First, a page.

The Silent Brilliance of ‘The Americans’
Saying Goodbye to one of television's greatest shows
Television shows experienced a glorious renaissance in the early 2000s, spearheaded by classics, such as The Sopranos and The Wire. These shows definitively proved that television had the artistic merit to stand alongside Hollywood epics. This renaissance ushered in a Golden Age of Television that saw the emergence of now classic shows, such as Breaking Bad and Mad Men, that are widely regarded as some of the greatest pieces of cinematic art. With the advent of streaming platforms, there are new shows being constantly produced and tailored for binge-worthy consumption. These shows are specifically tailored for the new generation of TV viewers that crave the instantaneous gratification provided by streaming. However, amidst the popular shows that dominate the conversation, one of the few remaining members of television’s golden renaissance is getting ready to end its criminally under appreciated run.
FX’s The Americans, a politically charged saga of a family of soviet spies masquerading as working class Americans, wrapped up its sixth and final season last week. However, what should be a momentous sendoff is largely going unnoticed. This is an artistic travesty because The Americans deserves the same respect as shows, like Breaking Bad did, as it bows out. The Americans differs from modern day shows because it doesn’t rely on adrenaline soaked thrills or action to advance its story. Instead, it focuses on a marriage between people, and delicately explores the ebb and flow of emotions that takes place between them. It tackles the strain imposed by the impossible situations associated with being soviet spies on the relationships of its main characters. Much of its tension is derived from subtlety, rather than bombastic action. While there are certainly high-stakes thrills to be found, they act as a supplement, rather than a driving force and never take precedence over the heart of the story. This approach, while a critically acclaimed staple of other shows of its kind, lacks the pull necessary to draw in the mass viewership of the streaming generation. As one of televisions greatest shows resigns, it is important to acknowledge its greatness because it is unclear if networks will produce shows of this ilk in today’s age.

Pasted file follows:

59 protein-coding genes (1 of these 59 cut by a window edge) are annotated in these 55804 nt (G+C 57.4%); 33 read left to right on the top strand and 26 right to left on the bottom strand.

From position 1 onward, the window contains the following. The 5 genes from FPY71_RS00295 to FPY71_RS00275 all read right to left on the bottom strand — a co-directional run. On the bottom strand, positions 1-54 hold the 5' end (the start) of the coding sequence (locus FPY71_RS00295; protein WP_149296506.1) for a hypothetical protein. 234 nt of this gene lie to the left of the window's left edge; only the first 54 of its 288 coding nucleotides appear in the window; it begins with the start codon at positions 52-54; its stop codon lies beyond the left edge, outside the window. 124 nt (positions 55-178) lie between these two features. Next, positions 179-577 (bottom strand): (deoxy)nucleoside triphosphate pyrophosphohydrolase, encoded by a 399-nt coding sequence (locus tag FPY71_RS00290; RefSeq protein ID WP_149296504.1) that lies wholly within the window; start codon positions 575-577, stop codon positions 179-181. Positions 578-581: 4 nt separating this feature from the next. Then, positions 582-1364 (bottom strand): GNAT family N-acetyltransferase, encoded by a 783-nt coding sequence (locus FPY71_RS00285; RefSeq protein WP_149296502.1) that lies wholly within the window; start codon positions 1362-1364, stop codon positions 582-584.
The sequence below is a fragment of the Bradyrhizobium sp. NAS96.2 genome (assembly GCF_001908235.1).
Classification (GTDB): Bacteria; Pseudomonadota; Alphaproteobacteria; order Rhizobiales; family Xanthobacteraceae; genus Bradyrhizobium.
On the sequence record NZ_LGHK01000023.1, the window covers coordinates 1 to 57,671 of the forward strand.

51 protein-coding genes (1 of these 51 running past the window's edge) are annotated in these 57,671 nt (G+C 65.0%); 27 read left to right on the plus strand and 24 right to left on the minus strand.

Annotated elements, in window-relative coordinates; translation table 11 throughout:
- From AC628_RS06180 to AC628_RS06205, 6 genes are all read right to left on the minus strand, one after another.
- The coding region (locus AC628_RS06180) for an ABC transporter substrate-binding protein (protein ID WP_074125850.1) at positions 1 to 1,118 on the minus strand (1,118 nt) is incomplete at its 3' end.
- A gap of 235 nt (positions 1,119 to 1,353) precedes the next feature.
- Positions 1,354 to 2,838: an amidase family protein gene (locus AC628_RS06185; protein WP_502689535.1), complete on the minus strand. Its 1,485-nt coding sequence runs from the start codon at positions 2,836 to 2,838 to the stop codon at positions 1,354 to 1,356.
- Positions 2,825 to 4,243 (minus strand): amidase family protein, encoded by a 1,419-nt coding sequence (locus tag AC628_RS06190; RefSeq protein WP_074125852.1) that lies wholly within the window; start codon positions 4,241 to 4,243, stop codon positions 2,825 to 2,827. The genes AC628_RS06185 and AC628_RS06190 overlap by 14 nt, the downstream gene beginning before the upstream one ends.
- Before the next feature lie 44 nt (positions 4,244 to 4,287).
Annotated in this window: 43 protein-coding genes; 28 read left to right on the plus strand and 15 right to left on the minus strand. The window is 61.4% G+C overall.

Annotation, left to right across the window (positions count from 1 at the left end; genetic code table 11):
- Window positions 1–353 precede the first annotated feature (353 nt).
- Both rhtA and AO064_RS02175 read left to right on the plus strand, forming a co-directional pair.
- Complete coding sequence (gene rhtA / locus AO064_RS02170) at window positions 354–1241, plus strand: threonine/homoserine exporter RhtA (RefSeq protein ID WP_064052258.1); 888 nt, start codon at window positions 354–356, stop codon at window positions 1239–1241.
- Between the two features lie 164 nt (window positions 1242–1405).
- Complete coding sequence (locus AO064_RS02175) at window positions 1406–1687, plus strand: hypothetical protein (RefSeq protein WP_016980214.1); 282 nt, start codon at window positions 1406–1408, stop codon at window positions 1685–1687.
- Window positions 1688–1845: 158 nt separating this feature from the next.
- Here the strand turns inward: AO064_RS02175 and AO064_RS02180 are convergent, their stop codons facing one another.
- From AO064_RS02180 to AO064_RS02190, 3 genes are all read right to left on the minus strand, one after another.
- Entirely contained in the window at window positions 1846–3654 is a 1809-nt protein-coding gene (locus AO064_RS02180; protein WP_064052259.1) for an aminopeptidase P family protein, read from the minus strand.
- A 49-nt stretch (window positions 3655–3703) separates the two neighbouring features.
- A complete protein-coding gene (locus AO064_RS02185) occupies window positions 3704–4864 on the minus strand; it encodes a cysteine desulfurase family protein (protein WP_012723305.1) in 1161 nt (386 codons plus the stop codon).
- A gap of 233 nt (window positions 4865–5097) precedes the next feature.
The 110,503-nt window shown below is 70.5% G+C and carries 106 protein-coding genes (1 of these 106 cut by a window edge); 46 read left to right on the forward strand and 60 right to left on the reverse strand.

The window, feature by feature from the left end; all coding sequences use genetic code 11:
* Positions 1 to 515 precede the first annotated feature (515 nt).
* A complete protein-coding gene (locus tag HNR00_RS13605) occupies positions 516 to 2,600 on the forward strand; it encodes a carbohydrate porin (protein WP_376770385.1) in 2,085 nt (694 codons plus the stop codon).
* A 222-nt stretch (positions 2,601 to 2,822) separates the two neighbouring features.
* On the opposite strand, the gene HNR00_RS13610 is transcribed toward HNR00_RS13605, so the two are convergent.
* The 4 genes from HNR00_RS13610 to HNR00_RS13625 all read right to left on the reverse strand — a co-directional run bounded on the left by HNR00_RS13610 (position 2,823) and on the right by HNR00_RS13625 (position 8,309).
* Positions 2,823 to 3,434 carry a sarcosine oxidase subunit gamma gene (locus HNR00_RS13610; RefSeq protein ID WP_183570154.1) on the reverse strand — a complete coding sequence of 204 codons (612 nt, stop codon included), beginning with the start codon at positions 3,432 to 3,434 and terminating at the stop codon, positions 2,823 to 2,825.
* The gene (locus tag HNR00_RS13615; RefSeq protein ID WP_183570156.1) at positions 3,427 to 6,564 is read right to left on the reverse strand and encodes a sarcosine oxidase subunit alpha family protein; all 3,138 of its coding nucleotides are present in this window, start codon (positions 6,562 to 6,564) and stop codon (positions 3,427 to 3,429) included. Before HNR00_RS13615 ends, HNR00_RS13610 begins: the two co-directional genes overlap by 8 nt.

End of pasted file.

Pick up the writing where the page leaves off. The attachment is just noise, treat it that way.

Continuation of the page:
FX took an ambitious gamble on a sprawling tale of a married couple of soviet sleeper agents living in Washington D.C. during the Cold War. The Americans is a show purposefully designed to focus on the subtleties of human emotion and interaction. It uses its tense setting as a vessel in which to examine provocative themes. It is a challenging viewership experience that rewards the attentive and inquisitive. Arguably the show’s trademark feature, apart from its setting, is its focus on the complexities associated with the marriage of its central characters: Phillip and Elizabeth Jennings who are played masterfully by Keri Russell and Matthew Rhys.
At first, their arrangement is simply platonic, and as the seasons pass, their emotional connection is given profound depth. This depth isn’t delivered through heavy handed exposition, but through scenes depicting seemingly mundane every day tasks associated with a family. It is through these interactions that the ever changing emotional landscape of the show constantly changes, and it is fascinating to behold. Throughout the seasons, as the story beats relentlessly, it puts the couple through unthinkable situations, and audiences witness the fluctuations of this bond as it is stretched to its limits by the commitment to their soviet heritage (and to themselves). It deftly shows the volatile dichotomy between their familial and patriotic bonds throughout the show’s six seasons. What the show lacks is the constant high stakes action sequences and thrills that define shows dominating today’s conversation.